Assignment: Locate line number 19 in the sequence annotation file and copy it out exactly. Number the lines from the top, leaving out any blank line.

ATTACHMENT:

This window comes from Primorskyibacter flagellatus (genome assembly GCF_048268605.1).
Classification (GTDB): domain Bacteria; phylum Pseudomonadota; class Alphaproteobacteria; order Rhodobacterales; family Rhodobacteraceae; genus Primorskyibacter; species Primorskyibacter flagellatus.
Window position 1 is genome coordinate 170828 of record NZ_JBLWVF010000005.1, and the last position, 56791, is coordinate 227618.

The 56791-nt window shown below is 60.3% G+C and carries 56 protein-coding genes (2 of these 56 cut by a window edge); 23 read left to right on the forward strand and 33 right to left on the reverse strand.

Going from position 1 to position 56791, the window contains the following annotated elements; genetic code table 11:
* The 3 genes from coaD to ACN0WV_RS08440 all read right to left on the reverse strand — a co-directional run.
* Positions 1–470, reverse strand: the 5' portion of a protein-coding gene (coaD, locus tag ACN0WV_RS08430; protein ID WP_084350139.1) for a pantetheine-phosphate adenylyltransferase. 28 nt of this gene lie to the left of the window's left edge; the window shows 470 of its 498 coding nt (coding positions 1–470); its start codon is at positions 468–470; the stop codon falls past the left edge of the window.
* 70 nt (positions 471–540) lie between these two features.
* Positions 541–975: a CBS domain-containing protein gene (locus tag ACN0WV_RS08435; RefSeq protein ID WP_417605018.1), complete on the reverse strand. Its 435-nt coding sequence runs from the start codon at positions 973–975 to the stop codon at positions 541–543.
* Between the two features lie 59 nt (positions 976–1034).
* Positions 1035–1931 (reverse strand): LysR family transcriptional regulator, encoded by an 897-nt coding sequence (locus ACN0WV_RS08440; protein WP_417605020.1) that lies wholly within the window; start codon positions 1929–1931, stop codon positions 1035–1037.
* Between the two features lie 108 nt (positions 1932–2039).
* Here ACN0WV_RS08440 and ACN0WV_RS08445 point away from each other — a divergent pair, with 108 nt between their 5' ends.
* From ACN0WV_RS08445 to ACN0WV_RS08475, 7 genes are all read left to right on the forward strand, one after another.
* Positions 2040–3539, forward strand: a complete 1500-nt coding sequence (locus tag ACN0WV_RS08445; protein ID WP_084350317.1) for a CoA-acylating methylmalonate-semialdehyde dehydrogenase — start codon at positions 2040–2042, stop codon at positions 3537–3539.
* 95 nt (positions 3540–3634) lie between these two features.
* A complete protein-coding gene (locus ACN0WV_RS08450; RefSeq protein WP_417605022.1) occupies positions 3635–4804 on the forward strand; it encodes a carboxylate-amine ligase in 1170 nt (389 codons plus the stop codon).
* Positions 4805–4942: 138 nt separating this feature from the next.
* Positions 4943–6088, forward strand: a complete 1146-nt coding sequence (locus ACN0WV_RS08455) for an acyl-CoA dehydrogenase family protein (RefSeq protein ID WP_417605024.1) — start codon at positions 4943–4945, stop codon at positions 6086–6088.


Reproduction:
* Positions 4943–6088, forward strand: a complete 1146-nt coding sequence (locus ACN0WV_RS08455) for an acyl-CoA dehydrogenase family protein (RefSeq protein ID WP_417605024.1) — start codon at positions 4943–4945, stop codon at positions 6086–6088.